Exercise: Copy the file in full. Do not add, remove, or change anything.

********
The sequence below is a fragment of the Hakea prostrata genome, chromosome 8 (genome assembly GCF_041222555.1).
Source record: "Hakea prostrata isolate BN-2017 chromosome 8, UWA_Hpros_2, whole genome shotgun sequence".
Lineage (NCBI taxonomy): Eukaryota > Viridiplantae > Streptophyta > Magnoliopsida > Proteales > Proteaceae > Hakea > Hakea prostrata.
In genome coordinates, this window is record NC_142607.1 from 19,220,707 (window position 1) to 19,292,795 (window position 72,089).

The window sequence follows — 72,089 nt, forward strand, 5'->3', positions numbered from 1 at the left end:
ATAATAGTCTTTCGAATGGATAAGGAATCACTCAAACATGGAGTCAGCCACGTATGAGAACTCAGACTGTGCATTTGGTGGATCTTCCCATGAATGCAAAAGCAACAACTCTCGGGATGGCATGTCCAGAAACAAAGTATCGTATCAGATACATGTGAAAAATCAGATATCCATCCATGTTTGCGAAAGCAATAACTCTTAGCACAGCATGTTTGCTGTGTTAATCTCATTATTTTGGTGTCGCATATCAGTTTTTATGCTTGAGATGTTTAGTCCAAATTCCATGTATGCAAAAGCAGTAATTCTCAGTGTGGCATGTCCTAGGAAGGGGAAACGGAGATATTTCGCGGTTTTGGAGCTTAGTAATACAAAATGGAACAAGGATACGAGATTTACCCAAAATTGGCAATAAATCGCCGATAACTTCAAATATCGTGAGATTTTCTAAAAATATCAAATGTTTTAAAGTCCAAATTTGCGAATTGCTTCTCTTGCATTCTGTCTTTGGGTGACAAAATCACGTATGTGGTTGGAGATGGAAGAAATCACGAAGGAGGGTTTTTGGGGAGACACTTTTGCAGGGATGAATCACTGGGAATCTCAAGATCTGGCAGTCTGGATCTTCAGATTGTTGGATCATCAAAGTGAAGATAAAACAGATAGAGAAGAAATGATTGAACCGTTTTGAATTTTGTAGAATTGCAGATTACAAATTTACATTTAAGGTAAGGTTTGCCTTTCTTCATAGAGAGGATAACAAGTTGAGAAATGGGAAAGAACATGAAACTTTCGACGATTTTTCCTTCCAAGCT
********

The sequence below is a fragment of the Hakea prostrata genome, chromosome 8 (genome assembly GCF_041222555.1).
Source record: "Hakea prostrata isolate BN-2017 chromosome 8, UWA_Hpros_2, whole genome shotgun sequence".
Lineage (NCBI taxonomy): Eukaryota > Viridiplantae > Streptophyta > Magnoliopsida > Proteales > Proteaceae > Hakea > Hakea prostrata.
In genome coordinates, this window is record NC_142607.1 from 19,220,707 (window position 1) to 19,292,795 (window position 72,089).

The window sequence follows — 72,089 nt, forward strand, 5'->3', positions numbered from 1 at the left end:
ATAATAGTCTTTCGAATGGATAAGGAATCACTCAAACATGGAGTCAGCCACGTATGAGAACTCAGACTGTGCATTTGGTGGATCTTCCCATGAATGCAAAAGCAACAACTCTCGGGATGGCATGTCCAGAAACAAAGTATCGTATCAGATACATGTGAAAAATCAGATATCCATCCATGTTTGCGAAAGCAATAACTCTTAGCACAGCATGTTTGCTGTGTTAATCTCATTATTTTGGTGTCGCATATCAGTTTTTATGCTTGAGATGTTTAGTCCAAATTCCATGTATGCAAAAGCAGTAATTCTCAGTGTGGCATGTCCTAGGAAGGGGAAACGGAGATATTTCGCGGTTTTGGAGCTTAGTAATACAAAATGGAACAAGGATACGAGATTTACCCAAAATTGGCAATAAATCGCCGATAACTTCAAATATCGTGAGATTTTCTAAAAATATCAAATGTTTTAAAGTCCAAATTTGCGAATTGCTTCTCTTGCATTCTGTCTTTGGGTGACAAAATCACGTATGTGGTTGGAGATGGAAGAAATCACGAAGGAGGGTTTTTGGGGAGACACTTTTGCAGGGATGAATCACTGGGAATCTCAAGATCTGGCAGTCTGGATCTTCAGATTGTTGGATCATCAAAGTGAAGATAAAACAGATAGAGAAGAAATGATTGAACCGTTTTGAATTTTGTAGAATTGCAGATTACAAATTTACATTTAAGGTAAGGTTTGCCTTTCTTCATAGAGAGGATAACAAGTTGAGAAATGGGAAAGAACATGAAACTTTCGACGATTTTTCCTTCCAAGCT